Malden River Walk: A Resident & A Planner Sound Off

In this guest post, Malden resident Monique Ching provides her impressions of the Malden River Walk, and Mystic River Watershed Association's Greenways Director Amber Christoffersen responds. 

I. The Resident


If you ask any Maldonian whether they use the Malden River Walk you will likely get one of two responses: “No,” or “We have a river walk?” Although the trail is less than a ten-minute walk from Malden Center Station,  its location isn’t known to many.

The trail is so underused that it remains underneath snow for most of the winter months. During warmer weather, geese like to congregate near the shady trailhead (leaving little surprises along the path) and get aggressive when they feel walkers and runners are a threat to their goslings.

It’s a shame that the trail is so unappealing, because it has a lot of potential. A simple extension along the river’s western shore would allow employees from the Piantedosi Baking factory and the Super 88 market to enjoy a stroll along the riverbank during their breaks.

On the eastern shore, clients of Anthony’s event hall and the Cambridge Health Alliance would likely find a paved walking path more appealing than the existing gravel surface.


At last year’s New England Muslim Festival, the event was held at the river trail head, but all of the activities took place in the parking lot, where festival-goers had to fight for shade and grass to sit on. A well-kept trail has the potential to boost business, community health, and event engagement.

The only portion of the Malden River Walk that has seen much investment is the section that abuts the new River’s Edge apartment complex in Medford. But even there the space is underused, as it remains cut off by the busy Commercial Street thoroughfare and is difficult to access from Malden Center.

To help boost commercial growth and make downtown Malden a real destination, City leaders should look to connect and enhance natural community assets like the Malden River Walk. An attractive and well-maintained path could vastly improve the quality of life for residents, workers and visitors in Malden and the surrounding areas.

Monique Ching is a resident of Malden and an avid runner. (All photos courtesy of the author.)

II. The Planner

Photo: Robert Castagna 

As I’ve led participatory planning processes for dozens of path and park projects across the watershed over the last two years, I’ve heard many impressions similar to Monique’s: “I don’t know how to access the river to enjoy it” - “The river is dirty, inaccessible, industrial, buried, lost opportunity” - “It’s hard to get to. Where is it?” I’ve also heard from people like Monique who are able to recognize its potential: “We’re lucky to have a river, let’s take advantage of it!”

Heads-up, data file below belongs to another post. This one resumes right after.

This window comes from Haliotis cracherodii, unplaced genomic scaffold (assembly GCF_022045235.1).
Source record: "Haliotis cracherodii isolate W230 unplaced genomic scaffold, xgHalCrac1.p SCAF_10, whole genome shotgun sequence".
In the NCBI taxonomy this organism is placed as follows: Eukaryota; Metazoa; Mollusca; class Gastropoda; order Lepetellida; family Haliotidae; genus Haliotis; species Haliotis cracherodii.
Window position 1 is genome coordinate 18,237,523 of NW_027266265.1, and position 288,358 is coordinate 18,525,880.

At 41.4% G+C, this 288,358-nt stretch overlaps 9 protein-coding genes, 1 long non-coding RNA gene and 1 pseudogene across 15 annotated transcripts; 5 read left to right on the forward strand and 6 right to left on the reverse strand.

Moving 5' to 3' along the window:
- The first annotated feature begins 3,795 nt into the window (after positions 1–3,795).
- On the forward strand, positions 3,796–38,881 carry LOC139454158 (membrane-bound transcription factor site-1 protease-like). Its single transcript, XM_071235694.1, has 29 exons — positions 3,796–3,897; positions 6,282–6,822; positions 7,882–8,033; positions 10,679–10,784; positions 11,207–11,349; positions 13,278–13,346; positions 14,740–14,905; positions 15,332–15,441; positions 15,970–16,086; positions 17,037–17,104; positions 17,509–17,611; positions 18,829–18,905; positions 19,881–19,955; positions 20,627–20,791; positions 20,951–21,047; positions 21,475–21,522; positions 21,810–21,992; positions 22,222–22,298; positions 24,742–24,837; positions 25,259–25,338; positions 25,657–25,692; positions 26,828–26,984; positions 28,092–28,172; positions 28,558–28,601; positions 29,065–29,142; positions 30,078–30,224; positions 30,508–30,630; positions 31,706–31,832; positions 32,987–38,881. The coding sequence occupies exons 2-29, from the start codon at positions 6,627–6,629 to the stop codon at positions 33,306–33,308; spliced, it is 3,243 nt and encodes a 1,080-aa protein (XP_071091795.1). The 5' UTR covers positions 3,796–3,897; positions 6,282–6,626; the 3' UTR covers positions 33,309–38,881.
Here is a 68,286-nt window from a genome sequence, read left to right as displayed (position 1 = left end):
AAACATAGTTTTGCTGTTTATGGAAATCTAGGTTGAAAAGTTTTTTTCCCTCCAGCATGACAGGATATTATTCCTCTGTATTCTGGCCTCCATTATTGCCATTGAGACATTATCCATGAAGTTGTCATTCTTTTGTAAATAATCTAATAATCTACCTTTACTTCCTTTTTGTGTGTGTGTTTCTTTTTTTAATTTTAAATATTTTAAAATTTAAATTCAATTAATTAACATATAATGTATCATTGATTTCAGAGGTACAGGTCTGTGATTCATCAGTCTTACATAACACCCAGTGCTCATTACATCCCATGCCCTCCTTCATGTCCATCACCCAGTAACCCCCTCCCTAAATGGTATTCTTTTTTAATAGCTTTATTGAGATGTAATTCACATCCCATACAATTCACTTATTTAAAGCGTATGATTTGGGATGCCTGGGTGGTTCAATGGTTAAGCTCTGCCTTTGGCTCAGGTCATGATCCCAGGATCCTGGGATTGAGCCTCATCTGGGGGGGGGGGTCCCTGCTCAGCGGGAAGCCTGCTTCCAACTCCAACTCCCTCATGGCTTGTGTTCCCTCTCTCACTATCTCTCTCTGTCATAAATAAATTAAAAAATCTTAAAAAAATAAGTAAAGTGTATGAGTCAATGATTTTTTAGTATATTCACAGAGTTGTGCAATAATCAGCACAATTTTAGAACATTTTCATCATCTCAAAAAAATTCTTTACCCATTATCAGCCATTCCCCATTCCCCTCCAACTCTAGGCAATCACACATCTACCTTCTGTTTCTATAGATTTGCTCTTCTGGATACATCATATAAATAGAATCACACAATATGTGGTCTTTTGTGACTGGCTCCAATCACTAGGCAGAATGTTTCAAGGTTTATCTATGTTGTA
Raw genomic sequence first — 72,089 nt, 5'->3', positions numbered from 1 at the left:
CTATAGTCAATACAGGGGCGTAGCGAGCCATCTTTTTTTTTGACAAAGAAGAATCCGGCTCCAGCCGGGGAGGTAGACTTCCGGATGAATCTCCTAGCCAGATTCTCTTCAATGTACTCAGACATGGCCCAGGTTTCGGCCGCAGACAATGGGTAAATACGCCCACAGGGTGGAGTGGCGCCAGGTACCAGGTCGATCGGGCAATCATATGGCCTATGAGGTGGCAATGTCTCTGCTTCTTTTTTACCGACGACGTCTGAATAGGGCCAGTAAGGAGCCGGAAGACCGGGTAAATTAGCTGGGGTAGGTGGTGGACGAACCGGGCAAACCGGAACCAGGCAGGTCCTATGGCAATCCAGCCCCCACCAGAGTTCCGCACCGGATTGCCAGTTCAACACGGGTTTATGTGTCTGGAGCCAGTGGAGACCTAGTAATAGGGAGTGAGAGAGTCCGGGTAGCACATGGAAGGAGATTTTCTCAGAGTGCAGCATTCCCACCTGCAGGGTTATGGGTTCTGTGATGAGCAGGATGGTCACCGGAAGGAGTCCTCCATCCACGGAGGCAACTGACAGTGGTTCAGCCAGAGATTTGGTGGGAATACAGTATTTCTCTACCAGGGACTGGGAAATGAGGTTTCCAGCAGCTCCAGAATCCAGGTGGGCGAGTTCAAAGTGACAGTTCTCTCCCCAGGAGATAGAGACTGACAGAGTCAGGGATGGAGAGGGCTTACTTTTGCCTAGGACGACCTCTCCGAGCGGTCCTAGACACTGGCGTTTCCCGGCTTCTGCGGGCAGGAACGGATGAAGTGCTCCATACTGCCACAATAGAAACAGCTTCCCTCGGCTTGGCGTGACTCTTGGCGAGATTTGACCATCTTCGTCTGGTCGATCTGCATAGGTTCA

The Malden River has a complicated environmental history. For nearly 150 years, the river, located in the cities of Everett, Medford and Malden, served as the industrial sewer for oil refineries, coal processing, tanneries and chemical production. Significant physical and psychological barriers prevent public access, including disconnected paths, rail corridors, industrial uses, and contaminated land.

Despite these challenges, public use is increasing and redevelopment is planned. Youth from local high schools and Tufts University now regularly row on the river and thanks to municipal leadership, the riverfront is on its way to becoming a central open space amenity for the three cities. In 2016, our organization led a participatory design process – the Malden River Greenway Vision Plan – to create a roadmap for transforming the river into a world-class park system. We partnered with the local design firm, Utile, as well as Friends of the Malden River, Bike to Sea, Preotle Lane and Associates, Wynn Boston Harbor, the Solomon Foundation and the cities of Everett, Malden and Medford.

 Photo: Herb Nolan (The photo features Amber Christoffersen on the section Monique wrote about near the new River's Edge development)

More than 300 community members participated in online surveys, design workshops and focus groups, to create a shared-use vision plan that recommends new shared-use paths, parks, pedestrian bridges and boating opportunities in the Mystic River Watershed area. While some elements of the plan will take years to build, there are several project in progress now:

  • Everett’s newest waterfront park and outdoor recreation center, Rivergreen, is under construction.
  • Two bicycle and pedestrian underpasses at the Woods Memorial Bridge will be complete by the end of 2018.
  • There are several additional waterfront path projects in the design phase.

It’s critical that residents like Monique keep this vision alive in the community and hold decision-makers at the state, local and neighborhood level accountable. We need residents to demand for more, as one workshop participated noted, “We’re not aiming high enough.” We need to ask more of developers, of local government, and of each other.

Amber Christoffersen is Greenways Director for the Mystic River Watershed Association

The Mystic River Watershed Association is the steward and advocate for the waterways and parklands of the Mystic River Watershed, a 76-mile area with more than 500,000 residents, the most densely populated in the state. Our work centers on connecting residents like Monique with decision-makers to raise visibility of and improve our rivers, lakes, parks and paths.